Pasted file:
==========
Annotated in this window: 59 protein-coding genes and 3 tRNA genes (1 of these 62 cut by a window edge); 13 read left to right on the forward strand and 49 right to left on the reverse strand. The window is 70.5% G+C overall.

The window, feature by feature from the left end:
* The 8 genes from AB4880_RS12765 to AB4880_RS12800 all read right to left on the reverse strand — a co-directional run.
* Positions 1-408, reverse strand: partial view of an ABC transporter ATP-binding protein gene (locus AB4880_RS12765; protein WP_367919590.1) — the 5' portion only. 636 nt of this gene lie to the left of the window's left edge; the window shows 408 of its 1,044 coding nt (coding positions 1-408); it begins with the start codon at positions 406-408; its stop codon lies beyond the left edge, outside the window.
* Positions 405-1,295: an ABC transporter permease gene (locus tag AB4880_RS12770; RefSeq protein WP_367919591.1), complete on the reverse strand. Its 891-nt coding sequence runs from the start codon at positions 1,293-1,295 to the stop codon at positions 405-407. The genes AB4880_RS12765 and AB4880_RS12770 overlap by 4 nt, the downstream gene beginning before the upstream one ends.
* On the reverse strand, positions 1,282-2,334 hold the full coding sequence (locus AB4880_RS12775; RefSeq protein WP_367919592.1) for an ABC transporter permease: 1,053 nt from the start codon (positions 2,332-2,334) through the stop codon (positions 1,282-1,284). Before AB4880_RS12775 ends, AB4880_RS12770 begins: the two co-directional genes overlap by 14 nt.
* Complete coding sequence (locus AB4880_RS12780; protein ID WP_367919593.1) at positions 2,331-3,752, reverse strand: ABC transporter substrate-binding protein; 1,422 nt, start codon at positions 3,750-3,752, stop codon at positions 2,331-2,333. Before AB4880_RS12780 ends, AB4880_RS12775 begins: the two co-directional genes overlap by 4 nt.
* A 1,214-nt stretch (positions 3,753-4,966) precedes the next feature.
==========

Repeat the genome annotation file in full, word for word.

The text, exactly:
Annotated in this window: 59 protein-coding genes and 3 tRNA genes (1 of these 62 cut by a window edge); 13 read left to right on the forward strand and 49 right to left on the reverse strand. The window is 70.5% G+C overall.

The window, feature by feature from the left end:
* The 8 genes from AB4880_RS12765 to AB4880_RS12800 all read right to left on the reverse strand — a co-directional run.
* Positions 1-408, reverse strand: partial view of an ABC transporter ATP-binding protein gene (locus AB4880_RS12765; protein WP_367919590.1) — the 5' portion only. 636 nt of this gene lie to the left of the window's left edge; the window shows 408 of its 1,044 coding nt (coding positions 1-408); it begins with the start codon at positions 406-408; its stop codon lies beyond the left edge, outside the window.
* Positions 405-1,295: an ABC transporter permease gene (locus tag AB4880_RS12770; RefSeq protein WP_367919591.1), complete on the reverse strand. Its 891-nt coding sequence runs from the start codon at positions 1,293-1,295 to the stop codon at positions 405-407. The genes AB4880_RS12765 and AB4880_RS12770 overlap by 4 nt, the downstream gene beginning before the upstream one ends.
* On the reverse strand, positions 1,282-2,334 hold the full coding sequence (locus AB4880_RS12775; RefSeq protein WP_367919592.1) for an ABC transporter permease: 1,053 nt from the start codon (positions 2,332-2,334) through the stop codon (positions 1,282-1,284). Before AB4880_RS12775 ends, AB4880_RS12770 begins: the two co-directional genes overlap by 14 nt.
* Complete coding sequence (locus AB4880_RS12780; protein ID WP_367919593.1) at positions 2,331-3,752, reverse strand: ABC transporter substrate-binding protein; 1,422 nt, start codon at positions 3,750-3,752, stop codon at positions 2,331-2,333. Before AB4880_RS12780 ends, AB4880_RS12775 begins: the two co-directional genes overlap by 4 nt.
* A 1,214-nt stretch (positions 3,753-4,966) precedes the next feature.